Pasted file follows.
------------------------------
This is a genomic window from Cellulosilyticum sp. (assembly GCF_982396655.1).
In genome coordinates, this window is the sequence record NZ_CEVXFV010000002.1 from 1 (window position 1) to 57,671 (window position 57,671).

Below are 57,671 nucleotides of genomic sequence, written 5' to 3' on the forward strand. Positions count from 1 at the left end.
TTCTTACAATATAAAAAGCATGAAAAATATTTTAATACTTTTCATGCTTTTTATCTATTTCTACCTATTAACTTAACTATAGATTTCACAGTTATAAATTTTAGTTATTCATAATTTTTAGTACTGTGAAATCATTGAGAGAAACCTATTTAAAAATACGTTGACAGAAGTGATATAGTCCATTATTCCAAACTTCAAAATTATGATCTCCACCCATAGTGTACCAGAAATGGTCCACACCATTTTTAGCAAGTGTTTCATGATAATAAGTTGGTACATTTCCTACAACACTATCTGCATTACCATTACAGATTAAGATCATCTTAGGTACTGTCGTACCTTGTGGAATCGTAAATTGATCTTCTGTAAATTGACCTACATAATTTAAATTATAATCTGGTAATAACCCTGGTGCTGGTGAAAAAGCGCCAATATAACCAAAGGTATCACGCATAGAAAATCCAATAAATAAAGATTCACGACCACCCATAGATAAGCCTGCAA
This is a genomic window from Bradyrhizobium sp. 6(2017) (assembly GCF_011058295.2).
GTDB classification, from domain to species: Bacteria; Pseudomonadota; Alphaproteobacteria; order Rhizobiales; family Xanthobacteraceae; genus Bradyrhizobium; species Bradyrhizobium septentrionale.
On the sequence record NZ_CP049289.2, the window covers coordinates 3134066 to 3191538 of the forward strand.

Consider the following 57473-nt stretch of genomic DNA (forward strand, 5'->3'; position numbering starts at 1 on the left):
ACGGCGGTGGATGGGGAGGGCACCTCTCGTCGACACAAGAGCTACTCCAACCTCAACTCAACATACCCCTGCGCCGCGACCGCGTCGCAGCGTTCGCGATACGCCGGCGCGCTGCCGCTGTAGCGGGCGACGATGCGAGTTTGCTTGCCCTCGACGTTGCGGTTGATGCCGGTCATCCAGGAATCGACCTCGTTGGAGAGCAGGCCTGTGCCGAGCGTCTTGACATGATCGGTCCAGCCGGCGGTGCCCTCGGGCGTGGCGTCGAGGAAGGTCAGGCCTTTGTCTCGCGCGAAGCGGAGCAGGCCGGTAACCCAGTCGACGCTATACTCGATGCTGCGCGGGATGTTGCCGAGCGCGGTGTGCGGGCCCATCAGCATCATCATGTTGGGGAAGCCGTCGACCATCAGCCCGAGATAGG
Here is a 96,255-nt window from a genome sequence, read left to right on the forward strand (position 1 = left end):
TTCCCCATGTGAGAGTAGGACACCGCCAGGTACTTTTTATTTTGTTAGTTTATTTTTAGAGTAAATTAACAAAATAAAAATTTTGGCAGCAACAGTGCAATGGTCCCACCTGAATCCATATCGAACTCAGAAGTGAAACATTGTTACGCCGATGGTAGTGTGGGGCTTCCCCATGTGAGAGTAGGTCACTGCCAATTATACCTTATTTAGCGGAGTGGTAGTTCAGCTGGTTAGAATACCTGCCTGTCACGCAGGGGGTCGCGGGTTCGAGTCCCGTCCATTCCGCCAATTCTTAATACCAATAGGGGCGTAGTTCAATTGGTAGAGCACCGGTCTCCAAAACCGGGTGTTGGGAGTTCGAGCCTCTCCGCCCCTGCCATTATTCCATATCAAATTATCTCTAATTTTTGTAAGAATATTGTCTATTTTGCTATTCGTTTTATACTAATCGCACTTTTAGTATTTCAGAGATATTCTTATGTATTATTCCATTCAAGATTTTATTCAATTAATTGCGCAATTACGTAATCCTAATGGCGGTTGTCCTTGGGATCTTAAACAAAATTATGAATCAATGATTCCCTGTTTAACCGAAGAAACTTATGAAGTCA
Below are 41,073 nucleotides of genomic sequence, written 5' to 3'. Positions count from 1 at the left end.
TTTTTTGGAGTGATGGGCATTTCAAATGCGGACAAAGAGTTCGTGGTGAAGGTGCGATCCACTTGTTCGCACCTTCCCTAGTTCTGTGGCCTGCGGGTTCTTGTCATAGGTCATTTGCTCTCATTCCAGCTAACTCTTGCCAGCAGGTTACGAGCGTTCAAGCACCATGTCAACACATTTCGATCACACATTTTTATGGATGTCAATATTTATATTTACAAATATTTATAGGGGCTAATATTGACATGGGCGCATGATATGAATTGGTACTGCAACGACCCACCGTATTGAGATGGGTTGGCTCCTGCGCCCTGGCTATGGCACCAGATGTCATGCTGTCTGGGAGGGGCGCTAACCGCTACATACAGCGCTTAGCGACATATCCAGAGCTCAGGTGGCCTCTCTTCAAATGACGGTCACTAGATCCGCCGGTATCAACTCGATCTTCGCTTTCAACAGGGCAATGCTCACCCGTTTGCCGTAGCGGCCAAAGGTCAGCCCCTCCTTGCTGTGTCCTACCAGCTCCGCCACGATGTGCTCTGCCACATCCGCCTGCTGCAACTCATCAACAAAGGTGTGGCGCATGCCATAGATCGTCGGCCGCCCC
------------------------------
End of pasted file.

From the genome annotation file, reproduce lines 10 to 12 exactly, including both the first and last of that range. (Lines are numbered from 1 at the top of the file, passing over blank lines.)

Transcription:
Here is a 96,255-nt window from a genome sequence, read left to right on the forward strand (position 1 = left end):
TTCCCCATGTGAGAGTAGGACACCGCCAGGTACTTTTTATTTTGTTAGTTTATTTTTAGAGTAAATTAACAAAATAAAAATTTTGGCAGCAACAGTGCAATGGTCCCACCTGAATCCATATCGAACTCAGAAGTGAAACATTGTTACGCCGATGGTAGTGTGGGGCTTCCCCATGTGAGAGTAGGTCACTGCCAATTATACCTTATTTAGCGGAGTGGTAGTTCAGCTGGTTAGAATACCTGCCTGTCACGCAGGGGGTCGCGGGTTCGAGTCCCGTCCATTCCGCCAATTCTTAATACCAATAGGGGCGTAGTTCAATTGGTAGAGCACCGGTCTCCAAAACCGGGTGTTGGGAGTTCGAGCCTCTCCGCCCCTGCCATTATTCCATATCAAATTATCTCTAATTTTTGTAAGAATATTGTCTATTTTGCTATTCGTTTTATACTAATCGCACTTTTAGTATTTCAGAGATATTCTTATGTATTATTCCATTCAAGATTTTATTCAATTAATTGCGCAATTACGTAATCCTAATGGCGGTTGTCCTTGGGATCTTAAACAAAATTATGAATCAATGATTCCCTGTTTAACCGAAGAAACTTATGAAGTCA
Below are 41,073 nucleotides of genomic sequence, written 5' to 3'. Positions count from 1 at the left end.